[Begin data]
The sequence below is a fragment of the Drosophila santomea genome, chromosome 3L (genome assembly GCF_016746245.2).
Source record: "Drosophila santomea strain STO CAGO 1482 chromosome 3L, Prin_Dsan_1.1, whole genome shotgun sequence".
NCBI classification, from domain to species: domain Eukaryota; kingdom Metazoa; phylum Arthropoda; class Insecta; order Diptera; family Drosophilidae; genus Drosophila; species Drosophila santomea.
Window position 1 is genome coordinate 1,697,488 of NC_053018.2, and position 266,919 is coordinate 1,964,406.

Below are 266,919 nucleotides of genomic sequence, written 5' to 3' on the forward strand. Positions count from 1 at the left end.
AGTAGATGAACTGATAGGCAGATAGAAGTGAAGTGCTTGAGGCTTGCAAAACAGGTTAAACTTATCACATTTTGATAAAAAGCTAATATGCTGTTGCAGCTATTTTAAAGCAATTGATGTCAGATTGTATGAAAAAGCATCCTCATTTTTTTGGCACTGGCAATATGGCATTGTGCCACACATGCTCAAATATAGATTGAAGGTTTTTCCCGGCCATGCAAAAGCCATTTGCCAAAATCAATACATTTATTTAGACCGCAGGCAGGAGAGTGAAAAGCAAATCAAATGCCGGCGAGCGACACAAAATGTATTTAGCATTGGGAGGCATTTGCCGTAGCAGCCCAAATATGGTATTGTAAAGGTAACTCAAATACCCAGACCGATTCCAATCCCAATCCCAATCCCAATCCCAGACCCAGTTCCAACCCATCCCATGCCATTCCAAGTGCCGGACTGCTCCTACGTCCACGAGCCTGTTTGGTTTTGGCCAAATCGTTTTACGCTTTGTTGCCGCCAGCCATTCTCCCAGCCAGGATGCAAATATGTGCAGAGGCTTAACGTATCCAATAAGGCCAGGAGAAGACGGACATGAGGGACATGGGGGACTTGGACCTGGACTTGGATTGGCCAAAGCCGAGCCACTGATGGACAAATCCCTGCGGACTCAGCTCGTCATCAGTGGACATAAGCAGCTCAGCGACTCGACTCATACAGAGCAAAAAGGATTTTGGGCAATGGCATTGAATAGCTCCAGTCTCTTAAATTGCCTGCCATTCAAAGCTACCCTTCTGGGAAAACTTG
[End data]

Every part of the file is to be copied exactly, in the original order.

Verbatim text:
The sequence below is a fragment of the Drosophila santomea genome, chromosome 3L (genome assembly GCF_016746245.2).
Source record: "Drosophila santomea strain STO CAGO 1482 chromosome 3L, Prin_Dsan_1.1, whole genome shotgun sequence".
NCBI classification, from domain to species: domain Eukaryota; kingdom Metazoa; phylum Arthropoda; class Insecta; order Diptera; family Drosophilidae; genus Drosophila; species Drosophila santomea.
Window position 1 is genome coordinate 1,697,488 of NC_053018.2, and position 266,919 is coordinate 1,964,406.

Below are 266,919 nucleotides of genomic sequence, written 5' to 3' on the forward strand. Positions count from 1 at the left end.
AGTAGATGAACTGATAGGCAGATAGAAGTGAAGTGCTTGAGGCTTGCAAAACAGGTTAAACTTATCACATTTTGATAAAAAGCTAATATGCTGTTGCAGCTATTTTAAAGCAATTGATGTCAGATTGTATGAAAAAGCATCCTCATTTTTTTGGCACTGGCAATATGGCATTGTGCCACACATGCTCAAATATAGATTGAAGGTTTTTCCCGGCCATGCAAAAGCCATTTGCCAAAATCAATACATTTATTTAGACCGCAGGCAGGAGAGTGAAAAGCAAATCAAATGCCGGCGAGCGACACAAAATGTATTTAGCATTGGGAGGCATTTGCCGTAGCAGCCCAAATATGGTATTGTAAAGGTAACTCAAATACCCAGACCGATTCCAATCCCAATCCCAATCCCAATCCCAGACCCAGTTCCAACCCATCCCATGCCATTCCAAGTGCCGGACTGCTCCTACGTCCACGAGCCTGTTTGGTTTTGGCCAAATCGTTTTACGCTTTGTTGCCGCCAGCCATTCTCCCAGCCAGGATGCAAATATGTGCAGAGGCTTAACGTATCCAATAAGGCCAGGAGAAGACGGACATGAGGGACATGGGGGACTTGGACCTGGACTTGGATTGGCCAAAGCCGAGCCACTGATGGACAAATCCCTGCGGACTCAGCTCGTCATCAGTGGACATAAGCAGCTCAGCGACTCGACTCATACAGAGCAAAAAGGATTTTGGGCAATGGCATTGAATAGCTCCAGTCTCTTAAATTGCCTGCCATTCAAAGCTACCCTTCTGGGAAAACTTG